Aug. 1, gather 7 p.m., ritual 7:30 p.m. Lammas, Temple of Goddess Spirituality Dedicated to Sekhmet, Indian Springs NV

Aug. 2 doors open 12.00 uur, ceremony begins 14.00 uur, Lammas, Nederlandse Godinnen Tempel, Hillgom NEDERLAND



Perth (White Gum Valley): Mondays, 17:30,
Chalice Ceremony, Daughters of Ishtar.

most days 10 a.m.-5 p.m. Goddess Temple open for personal prayers.

Sudbury: 1st Friday (Sept.-June) 7:30 p.m.,
Sudbury Women's Circle.
Saturdays, 4-6 p.m.
Open Classes ; gather 6:30-7 p.m. Open Circles , Hamilton Temple, Wiccan Church of Canada.

Great Britain
Glastonbury: Priestess/Priest of Avalon Training Program, both in Glastonbury (Avalon) and by correspondence, Glastonbury Goddess Temple.
Glastonbury: Most days except Mondays, Noon-4 p.m. Temple Open for personal prayers; Tuesdays, 6:30 p.m. Belly Dancing
; Thursdays, 7 p.m. Temple Ritual Dance Class, Glastonbury Goddess Temple.

Soderhamn, Gudinne Temple Open weekdays Noon
-6 p.m. Mondays, 7-9 p.m., meditation prayer, conversation.

Arlington VA: 3rd Sunday of month, time tba, ritual Moonfire.
Canton CT: Sundays, 10:30 a.m. Services, Women's Temple: In Her Name

Charleston SC: 1st Tuesday of month, Women's Circle, The Sophia Institute
Geyersville CA:
Sunday Services 2-4 p.m.
Temple of Isis
Houston TX: Sundays, 10 a.m. Magdalene Community, Rothko Chapel; 1st &3rd Fridays at Noon, Group studying Gospel of Mary, Brigid's Place, Christ Church Cathedral.
Irvine CA: Sunday Services, 1st Service at 9:30 a.m. until July 5, then 10 a.m. inward, meditative; 2nd service at 11 a.m., dancing, drumming, singing; see dates for guest speakers.
Friday services, gather 6 p.m., service 6:30 p.m. "All Souls in Reverence." Goddess Temple of Orange County
Palenville NY: 1st Saturday of month, 4 p.m. Goddess Meet-Up Group, Matreum of Cybele.
San Francisco CA
: Wednesdays,
Christian Goddess Rosary, Ebenezer Lutheran Church; 1st Fridays, evenings at various locations, Woman's Spirituality group.
San Francisco CA: New Moon and Full Moon observances,
Maa Batakali Cultural Mission.
St. Sandy UT: second Saturday of each month, 4:30 p.m., Isis Devotionals, Iseum of Muth/Lyceum of Auset and Heru em Aakhuti
Washington DC: 2nd Sunday of month; gather Noon, ritual 12:15 p.m. , National Arboretum, Becoming DC.
West Concord MA:
1st Monday, 7-9 p.m.
Women's Circles; other ongoing groups include Demeter & Persephone's Circle for mothers and daughters; Council of Mother Bears; Menopause As Spiritual Journey; Menarche, for mothers and Daughter, at Women's Well.

We'll be happy to add your Goddess and spiritual feminist events (and those you know about that are open to the public) no matter where in the world they are. Leave a comment giving: Name of event, sponsoring organization (if any), town, date, time (if known), and, required: url of website where person can get more info (no pdf pages, no password-protected pages). (Do NOT give street addresses, phone numbers or email addresses. People should go to the website to get that info.) We plan to publish an Events Coil every month.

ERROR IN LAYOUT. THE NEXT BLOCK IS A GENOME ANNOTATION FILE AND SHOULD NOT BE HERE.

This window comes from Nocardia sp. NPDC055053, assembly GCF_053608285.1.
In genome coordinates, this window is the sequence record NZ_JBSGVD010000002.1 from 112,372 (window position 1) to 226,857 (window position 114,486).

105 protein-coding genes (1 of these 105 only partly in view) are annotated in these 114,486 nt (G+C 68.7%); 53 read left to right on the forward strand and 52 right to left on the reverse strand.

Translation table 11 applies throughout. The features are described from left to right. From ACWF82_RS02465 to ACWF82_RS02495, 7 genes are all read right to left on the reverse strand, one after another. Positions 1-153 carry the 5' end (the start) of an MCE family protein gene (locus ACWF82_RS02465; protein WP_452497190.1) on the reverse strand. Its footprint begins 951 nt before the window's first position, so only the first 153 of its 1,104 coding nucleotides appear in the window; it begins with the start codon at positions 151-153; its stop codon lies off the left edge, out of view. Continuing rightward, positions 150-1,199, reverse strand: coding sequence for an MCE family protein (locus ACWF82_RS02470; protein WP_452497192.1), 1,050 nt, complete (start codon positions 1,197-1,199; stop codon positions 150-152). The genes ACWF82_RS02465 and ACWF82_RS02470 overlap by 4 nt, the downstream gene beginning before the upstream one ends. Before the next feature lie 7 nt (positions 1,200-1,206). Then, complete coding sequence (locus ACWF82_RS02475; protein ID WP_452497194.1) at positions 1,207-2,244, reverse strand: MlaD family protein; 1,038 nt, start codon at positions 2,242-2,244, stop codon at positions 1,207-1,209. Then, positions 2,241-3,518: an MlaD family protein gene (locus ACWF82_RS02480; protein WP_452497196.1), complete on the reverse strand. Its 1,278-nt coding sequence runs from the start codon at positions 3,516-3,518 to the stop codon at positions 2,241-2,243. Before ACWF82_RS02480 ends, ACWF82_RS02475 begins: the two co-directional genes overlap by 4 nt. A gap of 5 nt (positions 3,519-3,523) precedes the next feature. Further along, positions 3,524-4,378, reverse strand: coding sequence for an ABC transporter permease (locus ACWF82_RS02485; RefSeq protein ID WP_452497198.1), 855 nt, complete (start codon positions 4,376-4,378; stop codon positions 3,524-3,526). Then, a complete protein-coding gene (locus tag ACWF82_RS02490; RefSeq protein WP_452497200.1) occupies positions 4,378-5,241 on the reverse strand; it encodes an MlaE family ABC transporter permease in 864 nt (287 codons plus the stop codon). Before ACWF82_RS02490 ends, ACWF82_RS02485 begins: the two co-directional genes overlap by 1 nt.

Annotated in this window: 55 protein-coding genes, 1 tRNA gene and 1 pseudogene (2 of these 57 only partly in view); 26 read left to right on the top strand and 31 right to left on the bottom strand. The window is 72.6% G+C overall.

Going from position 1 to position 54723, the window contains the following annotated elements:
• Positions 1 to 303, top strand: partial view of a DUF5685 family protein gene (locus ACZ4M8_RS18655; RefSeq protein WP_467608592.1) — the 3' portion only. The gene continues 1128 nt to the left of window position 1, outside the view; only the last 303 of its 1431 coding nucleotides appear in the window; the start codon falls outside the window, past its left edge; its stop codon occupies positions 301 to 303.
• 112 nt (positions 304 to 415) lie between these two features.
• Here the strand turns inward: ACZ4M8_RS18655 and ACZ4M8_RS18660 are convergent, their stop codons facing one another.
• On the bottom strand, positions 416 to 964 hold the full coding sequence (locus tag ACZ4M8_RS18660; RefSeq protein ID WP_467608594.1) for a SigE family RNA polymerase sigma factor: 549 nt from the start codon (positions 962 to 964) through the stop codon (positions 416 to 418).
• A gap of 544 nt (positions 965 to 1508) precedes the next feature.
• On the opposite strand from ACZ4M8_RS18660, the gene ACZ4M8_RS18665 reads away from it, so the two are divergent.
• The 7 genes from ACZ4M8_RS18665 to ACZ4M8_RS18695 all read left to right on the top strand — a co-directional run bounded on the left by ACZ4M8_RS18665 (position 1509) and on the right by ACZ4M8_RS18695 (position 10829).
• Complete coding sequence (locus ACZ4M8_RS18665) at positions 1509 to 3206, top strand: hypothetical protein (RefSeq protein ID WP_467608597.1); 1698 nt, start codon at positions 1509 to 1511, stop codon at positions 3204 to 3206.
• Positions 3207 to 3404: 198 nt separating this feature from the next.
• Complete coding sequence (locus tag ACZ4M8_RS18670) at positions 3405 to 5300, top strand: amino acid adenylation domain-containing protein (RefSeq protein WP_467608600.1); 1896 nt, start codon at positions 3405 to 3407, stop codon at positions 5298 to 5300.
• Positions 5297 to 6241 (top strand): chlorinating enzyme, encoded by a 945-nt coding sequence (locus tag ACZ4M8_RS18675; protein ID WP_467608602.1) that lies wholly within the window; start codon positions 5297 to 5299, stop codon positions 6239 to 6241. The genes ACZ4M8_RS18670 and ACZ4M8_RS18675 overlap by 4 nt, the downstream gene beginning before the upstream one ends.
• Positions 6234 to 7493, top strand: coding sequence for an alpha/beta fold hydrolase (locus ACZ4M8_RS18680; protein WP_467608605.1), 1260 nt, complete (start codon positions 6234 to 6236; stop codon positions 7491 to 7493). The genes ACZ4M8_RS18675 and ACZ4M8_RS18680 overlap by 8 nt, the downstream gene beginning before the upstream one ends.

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Tuesday, June 02, 2009

Goddess Ethics

(This is my offering in response to the suggestion by Pax at Chrysalis that we blog about Pagan values and ethics this month. It is excerpted from my column in the issue 38 (summer '06) of The Beltane Papers and was titled "Who Says We’re Weak on Ethics?")

It may not be surprising when people outside the Goddess community say Goddess spirituality seems to have no ethical framework. But what is disconcerting is that we ourselves sometimes level this accusation, in online discussion groups and elsewhere. I think the claim that modern Goddess religion is "weak on ethics" is an error based on a false understanding of what ethics are, and of confusing ethics with rules. For example, in biblical Exodus, Moses tells recently freed slaves that God has given them Ten Commandments. In Abrahamic religions to this day, the Ten Commandments are rules that cannot be broken without serious consequences. These rules are fairly specific and they are considered the ethical basis of religion and in some countries, secular justice systems....

People may look at Goddess religions and see nothing as specifically stated as the Ten Commandments and conclude that contemporary Goddess religions lack ethics. Nothing could be further from the truth. Actually the Ten Commandments are not ethics in themselves, but rather are specific rules derived from an ethical viewpoint. That ethical viewpoint leaves little to individual choice. It reflects a view of human nature in which people can’t be trusted to act ethically without being told what is right and wrong. Because of this, it’s necessary to have a strict deity... as reflected in the statement: "I am a jealous God. . . ." I speculate that such an ethical viewpoint may have grown, at least partly, out of the need to keep order among people not used to freedom, who were at the time wandering in the desert without a strong social structure.